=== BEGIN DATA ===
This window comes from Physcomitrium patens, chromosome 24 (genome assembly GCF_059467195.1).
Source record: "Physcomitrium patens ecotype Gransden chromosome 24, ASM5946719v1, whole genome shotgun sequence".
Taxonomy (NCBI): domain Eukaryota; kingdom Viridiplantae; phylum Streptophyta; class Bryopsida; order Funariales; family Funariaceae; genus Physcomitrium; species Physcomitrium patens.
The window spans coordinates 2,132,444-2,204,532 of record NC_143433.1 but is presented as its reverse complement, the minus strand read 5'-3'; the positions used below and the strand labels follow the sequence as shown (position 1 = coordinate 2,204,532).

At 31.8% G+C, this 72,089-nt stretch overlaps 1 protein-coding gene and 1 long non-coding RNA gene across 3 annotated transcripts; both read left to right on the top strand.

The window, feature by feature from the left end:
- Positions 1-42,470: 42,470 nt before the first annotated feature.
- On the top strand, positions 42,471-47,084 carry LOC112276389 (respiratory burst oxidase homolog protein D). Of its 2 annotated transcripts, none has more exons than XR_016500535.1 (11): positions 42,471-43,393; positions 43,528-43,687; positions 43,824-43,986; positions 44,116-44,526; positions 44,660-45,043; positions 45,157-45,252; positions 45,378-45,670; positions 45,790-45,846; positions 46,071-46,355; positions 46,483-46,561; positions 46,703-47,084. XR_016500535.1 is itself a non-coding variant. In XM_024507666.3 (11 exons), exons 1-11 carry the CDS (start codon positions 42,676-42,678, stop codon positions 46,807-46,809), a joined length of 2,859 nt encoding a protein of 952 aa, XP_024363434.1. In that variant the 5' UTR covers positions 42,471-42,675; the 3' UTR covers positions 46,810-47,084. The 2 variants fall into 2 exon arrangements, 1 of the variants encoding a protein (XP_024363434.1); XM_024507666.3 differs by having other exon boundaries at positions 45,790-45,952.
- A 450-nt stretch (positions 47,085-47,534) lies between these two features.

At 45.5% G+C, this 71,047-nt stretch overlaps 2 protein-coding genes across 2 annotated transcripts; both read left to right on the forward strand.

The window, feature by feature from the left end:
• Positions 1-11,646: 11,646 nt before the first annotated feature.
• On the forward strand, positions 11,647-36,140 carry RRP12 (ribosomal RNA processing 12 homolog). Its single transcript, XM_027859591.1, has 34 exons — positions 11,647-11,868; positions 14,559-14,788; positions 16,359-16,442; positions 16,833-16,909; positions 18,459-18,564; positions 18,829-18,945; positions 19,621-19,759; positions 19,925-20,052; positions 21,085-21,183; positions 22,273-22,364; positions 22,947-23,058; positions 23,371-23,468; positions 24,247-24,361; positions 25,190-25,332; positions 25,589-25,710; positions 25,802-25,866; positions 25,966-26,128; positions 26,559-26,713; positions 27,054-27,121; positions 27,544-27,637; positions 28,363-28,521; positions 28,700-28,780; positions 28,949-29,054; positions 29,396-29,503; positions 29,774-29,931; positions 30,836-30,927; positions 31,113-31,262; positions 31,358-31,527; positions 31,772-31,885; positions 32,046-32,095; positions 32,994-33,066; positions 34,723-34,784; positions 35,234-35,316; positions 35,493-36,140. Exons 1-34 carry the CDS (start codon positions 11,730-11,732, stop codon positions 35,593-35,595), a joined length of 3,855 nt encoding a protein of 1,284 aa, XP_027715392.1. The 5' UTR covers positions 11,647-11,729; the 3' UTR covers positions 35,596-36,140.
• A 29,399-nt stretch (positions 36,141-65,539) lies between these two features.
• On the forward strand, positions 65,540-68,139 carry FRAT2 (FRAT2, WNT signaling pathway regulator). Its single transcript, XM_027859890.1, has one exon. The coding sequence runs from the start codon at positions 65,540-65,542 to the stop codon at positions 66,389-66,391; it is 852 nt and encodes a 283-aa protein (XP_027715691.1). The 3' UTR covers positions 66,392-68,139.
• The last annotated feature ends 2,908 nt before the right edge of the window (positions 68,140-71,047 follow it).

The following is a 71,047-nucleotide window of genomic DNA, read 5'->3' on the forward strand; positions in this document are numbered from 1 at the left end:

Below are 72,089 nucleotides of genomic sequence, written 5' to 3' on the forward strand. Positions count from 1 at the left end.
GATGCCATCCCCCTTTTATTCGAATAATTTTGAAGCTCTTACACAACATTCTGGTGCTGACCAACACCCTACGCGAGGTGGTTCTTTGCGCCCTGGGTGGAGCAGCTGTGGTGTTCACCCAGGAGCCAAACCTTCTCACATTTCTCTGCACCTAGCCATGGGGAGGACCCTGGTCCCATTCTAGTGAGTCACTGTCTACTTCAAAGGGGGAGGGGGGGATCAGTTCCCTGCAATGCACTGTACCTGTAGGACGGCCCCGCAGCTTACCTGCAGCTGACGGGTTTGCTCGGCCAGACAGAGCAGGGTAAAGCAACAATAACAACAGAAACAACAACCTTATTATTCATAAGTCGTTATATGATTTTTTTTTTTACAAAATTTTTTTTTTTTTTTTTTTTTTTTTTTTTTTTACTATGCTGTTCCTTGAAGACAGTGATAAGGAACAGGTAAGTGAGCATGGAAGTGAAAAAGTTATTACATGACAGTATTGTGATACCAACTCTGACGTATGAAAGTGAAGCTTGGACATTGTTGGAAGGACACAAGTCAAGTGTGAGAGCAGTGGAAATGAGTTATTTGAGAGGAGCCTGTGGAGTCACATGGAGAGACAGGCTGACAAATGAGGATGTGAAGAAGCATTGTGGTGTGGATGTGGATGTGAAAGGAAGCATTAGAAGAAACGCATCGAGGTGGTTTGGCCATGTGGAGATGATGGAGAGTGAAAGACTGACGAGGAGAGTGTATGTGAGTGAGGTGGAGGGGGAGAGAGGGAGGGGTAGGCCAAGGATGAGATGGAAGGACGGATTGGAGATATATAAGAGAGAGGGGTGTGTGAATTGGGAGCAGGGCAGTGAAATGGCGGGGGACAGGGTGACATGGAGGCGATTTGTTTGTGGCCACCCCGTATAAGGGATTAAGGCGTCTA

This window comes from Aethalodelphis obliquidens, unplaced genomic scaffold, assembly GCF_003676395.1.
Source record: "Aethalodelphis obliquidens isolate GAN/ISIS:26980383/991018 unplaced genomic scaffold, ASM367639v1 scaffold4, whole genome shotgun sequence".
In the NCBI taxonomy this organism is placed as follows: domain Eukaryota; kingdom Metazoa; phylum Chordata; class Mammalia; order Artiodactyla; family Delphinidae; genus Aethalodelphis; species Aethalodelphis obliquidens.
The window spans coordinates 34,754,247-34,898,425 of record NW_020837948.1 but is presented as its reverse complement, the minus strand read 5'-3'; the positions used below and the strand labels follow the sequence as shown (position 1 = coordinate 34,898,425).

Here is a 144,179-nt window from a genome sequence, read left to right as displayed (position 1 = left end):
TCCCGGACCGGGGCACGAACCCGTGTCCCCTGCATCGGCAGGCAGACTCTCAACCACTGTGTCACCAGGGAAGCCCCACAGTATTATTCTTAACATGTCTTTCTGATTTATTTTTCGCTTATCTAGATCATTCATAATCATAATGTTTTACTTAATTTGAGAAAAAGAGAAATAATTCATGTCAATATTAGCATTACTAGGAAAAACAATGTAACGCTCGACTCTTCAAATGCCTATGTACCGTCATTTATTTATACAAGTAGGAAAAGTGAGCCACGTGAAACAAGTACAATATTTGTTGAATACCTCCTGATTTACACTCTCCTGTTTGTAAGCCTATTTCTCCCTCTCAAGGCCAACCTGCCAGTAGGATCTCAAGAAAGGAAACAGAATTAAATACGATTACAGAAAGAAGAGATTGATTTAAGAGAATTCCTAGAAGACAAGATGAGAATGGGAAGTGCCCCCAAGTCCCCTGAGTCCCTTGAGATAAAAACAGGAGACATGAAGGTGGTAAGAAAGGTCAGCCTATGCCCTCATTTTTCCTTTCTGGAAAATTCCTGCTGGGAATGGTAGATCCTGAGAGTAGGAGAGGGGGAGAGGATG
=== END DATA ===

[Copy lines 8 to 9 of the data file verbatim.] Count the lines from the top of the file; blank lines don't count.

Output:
- On the top strand, positions 42,471-47,084 carry LOC112276389 (respiratory burst oxidase homolog protein D). Of its 2 annotated transcripts, none has more exons than XR_016500535.1 (11): positions 42,471-43,393; positions 43,528-43,687; positions 43,824-43,986; positions 44,116-44,526; positions 44,660-45,043; positions 45,157-45,252; positions 45,378-45,670; positions 45,790-45,846; positions 46,071-46,355; positions 46,483-46,561; positions 46,703-47,084. XR_016500535.1 is itself a non-coding variant. In XM_024507666.3 (11 exons), exons 1-11 carry the CDS (start codon positions 42,676-42,678, stop codon positions 46,807-46,809), a joined length of 2,859 nt encoding a protein of 952 aa, XP_024363434.1. In that variant the 5' UTR covers positions 42,471-42,675; the 3' UTR covers positions 46,810-47,084. The 2 variants fall into 2 exon arrangements, 1 of the variants encoding a protein (XP_024363434.1); XM_024507666.3 differs by having other exon boundaries at positions 45,790-45,952.
- A 450-nt stretch (positions 47,085-47,534) lies between these two features.